The disappearance of animals such as the rhinoceros and the elephant is reducing the biodiversity of rainforests.
These large herbivores have been integral to the structural diversity of rainforests in the South-East Asian region, according to research from the Unviersty of Nottingham in Malaysia.
Due to the lack of relative space, scarcity of light and absence of strong winds beneath the 90-metre high forests, plants rely on seed eating animals to disperse seeds. Elephants and rhinoceros scatter seeds over a large area due to their slow digestive rates.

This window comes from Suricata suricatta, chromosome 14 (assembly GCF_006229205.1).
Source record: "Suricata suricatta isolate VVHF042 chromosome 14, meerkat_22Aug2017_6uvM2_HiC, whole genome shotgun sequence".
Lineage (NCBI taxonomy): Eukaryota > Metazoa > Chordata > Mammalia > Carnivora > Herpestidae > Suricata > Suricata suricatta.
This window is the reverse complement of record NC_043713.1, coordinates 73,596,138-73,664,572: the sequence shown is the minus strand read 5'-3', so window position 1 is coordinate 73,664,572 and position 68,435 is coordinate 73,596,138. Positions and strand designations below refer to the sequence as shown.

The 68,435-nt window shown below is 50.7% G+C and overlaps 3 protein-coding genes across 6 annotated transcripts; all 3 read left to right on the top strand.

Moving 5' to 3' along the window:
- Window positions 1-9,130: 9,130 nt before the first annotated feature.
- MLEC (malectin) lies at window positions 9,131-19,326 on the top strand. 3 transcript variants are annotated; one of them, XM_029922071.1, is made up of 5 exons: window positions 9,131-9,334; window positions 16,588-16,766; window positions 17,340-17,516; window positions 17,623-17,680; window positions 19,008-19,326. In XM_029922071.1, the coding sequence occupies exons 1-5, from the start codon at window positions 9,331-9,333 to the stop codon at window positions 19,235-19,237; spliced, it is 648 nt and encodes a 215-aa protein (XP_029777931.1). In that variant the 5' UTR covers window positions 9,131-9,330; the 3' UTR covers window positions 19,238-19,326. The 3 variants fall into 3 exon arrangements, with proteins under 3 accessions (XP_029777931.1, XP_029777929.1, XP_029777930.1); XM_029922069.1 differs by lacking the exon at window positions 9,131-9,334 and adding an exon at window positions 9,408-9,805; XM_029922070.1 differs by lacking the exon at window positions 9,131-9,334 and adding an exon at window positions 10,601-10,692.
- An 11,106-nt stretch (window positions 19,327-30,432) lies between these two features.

Habitat loss and poaching has led to a 95% reduction in elephant numbers across Asia, while there are only 50 Java rhinoceroses (Rhinoceros sondaicus) and 200 Sumatra rhinoceroses (Dicerorhinus sumatrensis) left in the wild.Read more at University of Nottingham